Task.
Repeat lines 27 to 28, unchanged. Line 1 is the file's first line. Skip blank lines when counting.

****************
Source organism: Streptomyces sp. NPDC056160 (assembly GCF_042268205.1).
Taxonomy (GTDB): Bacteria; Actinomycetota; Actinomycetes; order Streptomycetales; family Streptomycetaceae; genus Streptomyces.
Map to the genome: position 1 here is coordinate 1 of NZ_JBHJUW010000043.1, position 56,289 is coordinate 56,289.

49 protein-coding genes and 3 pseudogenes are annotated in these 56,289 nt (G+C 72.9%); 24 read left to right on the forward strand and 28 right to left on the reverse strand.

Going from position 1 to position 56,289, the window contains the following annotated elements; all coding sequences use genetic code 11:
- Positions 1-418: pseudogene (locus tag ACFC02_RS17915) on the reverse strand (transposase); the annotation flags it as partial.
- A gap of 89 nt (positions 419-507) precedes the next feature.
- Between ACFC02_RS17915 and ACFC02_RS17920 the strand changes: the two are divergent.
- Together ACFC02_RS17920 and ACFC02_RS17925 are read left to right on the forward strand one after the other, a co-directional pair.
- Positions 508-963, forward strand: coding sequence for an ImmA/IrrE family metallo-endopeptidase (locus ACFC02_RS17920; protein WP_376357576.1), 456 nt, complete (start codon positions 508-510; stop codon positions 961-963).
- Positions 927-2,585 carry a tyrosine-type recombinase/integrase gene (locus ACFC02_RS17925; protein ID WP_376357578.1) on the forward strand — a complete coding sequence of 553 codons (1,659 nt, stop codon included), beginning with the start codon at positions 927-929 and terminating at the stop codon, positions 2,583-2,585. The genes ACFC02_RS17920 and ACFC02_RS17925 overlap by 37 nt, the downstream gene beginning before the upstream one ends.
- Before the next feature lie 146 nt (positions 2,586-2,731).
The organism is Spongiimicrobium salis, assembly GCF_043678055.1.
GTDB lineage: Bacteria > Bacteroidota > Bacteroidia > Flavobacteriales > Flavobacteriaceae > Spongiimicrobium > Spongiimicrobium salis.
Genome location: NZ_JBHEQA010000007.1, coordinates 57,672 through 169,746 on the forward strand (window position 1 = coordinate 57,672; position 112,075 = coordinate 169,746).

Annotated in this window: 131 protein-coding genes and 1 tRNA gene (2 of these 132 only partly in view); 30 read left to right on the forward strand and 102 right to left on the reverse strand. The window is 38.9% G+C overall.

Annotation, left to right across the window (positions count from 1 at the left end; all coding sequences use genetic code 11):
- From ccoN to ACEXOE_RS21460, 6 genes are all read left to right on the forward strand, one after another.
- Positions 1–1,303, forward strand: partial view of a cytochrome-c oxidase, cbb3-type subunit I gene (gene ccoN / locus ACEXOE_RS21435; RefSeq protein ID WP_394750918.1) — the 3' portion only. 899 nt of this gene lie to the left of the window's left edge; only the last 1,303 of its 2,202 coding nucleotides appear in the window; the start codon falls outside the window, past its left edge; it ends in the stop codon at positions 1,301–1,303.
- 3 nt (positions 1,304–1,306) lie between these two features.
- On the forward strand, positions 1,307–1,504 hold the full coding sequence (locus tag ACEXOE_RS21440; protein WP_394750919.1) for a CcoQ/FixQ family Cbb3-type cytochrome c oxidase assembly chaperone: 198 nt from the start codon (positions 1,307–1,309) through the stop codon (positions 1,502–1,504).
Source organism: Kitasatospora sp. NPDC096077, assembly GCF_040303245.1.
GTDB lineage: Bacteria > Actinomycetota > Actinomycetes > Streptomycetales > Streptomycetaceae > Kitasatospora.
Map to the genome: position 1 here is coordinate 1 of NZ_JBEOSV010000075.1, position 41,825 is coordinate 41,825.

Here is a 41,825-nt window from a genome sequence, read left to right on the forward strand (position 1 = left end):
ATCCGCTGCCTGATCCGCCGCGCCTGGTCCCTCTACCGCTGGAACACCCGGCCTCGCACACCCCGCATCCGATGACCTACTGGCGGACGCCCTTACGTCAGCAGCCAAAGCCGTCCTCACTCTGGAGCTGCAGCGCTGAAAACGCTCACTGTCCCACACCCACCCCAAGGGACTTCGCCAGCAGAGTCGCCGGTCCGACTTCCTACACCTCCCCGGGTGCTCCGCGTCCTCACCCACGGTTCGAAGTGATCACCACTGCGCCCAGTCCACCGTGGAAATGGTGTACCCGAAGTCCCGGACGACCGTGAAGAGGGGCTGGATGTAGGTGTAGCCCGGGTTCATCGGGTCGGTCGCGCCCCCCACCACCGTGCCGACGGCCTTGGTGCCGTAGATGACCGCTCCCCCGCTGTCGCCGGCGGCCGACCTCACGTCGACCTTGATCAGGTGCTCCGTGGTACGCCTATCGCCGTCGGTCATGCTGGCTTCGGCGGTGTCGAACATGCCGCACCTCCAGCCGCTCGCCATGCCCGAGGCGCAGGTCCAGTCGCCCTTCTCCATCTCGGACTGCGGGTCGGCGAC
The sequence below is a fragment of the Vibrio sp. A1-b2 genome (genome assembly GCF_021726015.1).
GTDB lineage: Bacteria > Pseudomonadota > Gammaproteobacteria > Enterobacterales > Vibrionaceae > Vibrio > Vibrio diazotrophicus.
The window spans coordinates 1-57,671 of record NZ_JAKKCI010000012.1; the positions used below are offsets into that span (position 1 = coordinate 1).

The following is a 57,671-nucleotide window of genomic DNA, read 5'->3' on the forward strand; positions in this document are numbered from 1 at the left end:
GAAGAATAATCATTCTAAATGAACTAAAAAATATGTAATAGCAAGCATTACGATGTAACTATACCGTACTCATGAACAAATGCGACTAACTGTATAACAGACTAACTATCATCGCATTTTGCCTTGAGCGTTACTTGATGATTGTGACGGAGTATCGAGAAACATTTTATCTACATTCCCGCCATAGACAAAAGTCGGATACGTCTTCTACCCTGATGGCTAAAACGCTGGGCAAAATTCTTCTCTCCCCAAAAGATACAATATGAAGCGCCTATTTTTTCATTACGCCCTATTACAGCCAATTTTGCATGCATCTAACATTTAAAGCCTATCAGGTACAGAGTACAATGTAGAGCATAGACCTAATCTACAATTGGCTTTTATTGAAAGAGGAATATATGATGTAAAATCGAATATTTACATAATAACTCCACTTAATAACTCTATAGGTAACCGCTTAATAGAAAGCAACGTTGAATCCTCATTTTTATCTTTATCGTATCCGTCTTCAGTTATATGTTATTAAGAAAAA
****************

The sequence below is a fragment of the Vibrio sp. A1-b2 genome (genome assembly GCF_021726015.1).
GTDB lineage: Bacteria > Pseudomonadota > Gammaproteobacteria > Enterobacterales > Vibrionaceae > Vibrio > Vibrio diazotrophicus.